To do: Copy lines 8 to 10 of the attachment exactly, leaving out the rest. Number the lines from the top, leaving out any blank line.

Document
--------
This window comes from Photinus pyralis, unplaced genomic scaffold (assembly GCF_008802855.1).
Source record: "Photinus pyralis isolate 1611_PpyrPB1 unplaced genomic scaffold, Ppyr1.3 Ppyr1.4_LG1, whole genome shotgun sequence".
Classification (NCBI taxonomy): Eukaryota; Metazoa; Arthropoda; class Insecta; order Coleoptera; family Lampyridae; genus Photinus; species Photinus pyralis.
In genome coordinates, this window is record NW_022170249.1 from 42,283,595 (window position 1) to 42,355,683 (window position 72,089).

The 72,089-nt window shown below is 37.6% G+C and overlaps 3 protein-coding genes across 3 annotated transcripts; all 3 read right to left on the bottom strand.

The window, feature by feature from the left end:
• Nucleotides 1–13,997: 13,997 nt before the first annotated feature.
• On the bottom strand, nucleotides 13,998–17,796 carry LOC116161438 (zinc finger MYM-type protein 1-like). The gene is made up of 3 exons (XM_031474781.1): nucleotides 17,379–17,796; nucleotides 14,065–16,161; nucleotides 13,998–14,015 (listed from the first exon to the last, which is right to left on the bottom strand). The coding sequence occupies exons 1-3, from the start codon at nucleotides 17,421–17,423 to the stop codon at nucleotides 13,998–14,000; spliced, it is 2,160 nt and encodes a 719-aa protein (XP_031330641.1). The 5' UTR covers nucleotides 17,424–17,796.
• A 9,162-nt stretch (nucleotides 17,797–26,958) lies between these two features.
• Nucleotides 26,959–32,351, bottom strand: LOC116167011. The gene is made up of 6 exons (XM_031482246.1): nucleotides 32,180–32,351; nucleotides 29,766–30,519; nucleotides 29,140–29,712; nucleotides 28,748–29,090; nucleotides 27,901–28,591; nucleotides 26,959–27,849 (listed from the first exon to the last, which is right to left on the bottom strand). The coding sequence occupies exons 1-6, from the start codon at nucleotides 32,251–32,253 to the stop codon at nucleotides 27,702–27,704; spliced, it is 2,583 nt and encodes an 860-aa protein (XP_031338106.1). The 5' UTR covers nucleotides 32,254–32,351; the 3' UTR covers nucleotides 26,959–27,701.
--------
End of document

• On the bottom strand, nucleotides 13,998–17,796 carry LOC116161438 (zinc finger MYM-type protein 1-like). The gene is made up of 3 exons (XM_031474781.1): nucleotides 17,379–17,796; nucleotides 14,065–16,161; nucleotides 13,998–14,015 (listed from the first exon to the last, which is right to left on the bottom strand). The coding sequence occupies exons 1-3, from the start codon at nucleotides 17,421–17,423 to the stop codon at nucleotides 13,998–14,000; spliced, it is 2,160 nt and encodes a 719-aa protein (XP_031330641.1). The 5' UTR covers nucleotides 17,424–17,796.
• A 9,162-nt stretch (nucleotides 17,797–26,958) lies between these two features.
• Nucleotides 26,959–32,351, bottom strand: LOC116167011. The gene is made up of 6 exons (XM_031482246.1): nucleotides 32,180–32,351; nucleotides 29,766–30,519; nucleotides 29,140–29,712; nucleotides 28,748–29,090; nucleotides 27,901–28,591; nucleotides 26,959–27,849 (listed from the first exon to the last, which is right to left on the bottom strand). The coding sequence occupies exons 1-6, from the start codon at nucleotides 32,251–32,253 to the stop codon at nucleotides 27,702–27,704; spliced, it is 2,583 nt and encodes an 860-aa protein (XP_031338106.1). The 5' UTR covers nucleotides 32,254–32,351; the 3' UTR covers nucleotides 26,959–27,701.